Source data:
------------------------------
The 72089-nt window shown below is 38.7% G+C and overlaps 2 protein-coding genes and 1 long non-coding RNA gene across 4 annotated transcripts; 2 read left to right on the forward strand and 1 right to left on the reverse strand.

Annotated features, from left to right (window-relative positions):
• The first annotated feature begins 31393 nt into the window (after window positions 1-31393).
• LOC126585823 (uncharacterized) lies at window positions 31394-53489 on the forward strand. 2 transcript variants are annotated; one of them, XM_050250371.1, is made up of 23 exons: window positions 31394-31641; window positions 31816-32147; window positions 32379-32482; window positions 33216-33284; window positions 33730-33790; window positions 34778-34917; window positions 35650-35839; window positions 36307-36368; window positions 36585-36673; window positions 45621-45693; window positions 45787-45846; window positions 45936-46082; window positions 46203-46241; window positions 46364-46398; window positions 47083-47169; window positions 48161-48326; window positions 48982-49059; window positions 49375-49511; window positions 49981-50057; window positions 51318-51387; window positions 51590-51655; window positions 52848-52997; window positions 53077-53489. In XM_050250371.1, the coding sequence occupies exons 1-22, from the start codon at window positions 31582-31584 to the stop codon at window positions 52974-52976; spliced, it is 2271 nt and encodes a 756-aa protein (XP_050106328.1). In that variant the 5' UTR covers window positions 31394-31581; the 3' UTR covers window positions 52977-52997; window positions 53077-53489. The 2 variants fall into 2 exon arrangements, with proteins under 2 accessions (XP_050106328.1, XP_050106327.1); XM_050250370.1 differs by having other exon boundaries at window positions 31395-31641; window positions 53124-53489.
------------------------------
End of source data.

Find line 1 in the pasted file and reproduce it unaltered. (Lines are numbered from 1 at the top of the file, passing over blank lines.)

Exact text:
The 72089-nt window shown below is 38.7% G+C and overlaps 2 protein-coding genes and 1 long non-coding RNA gene across 4 annotated transcripts; 2 read left to right on the forward strand and 1 right to left on the reverse strand.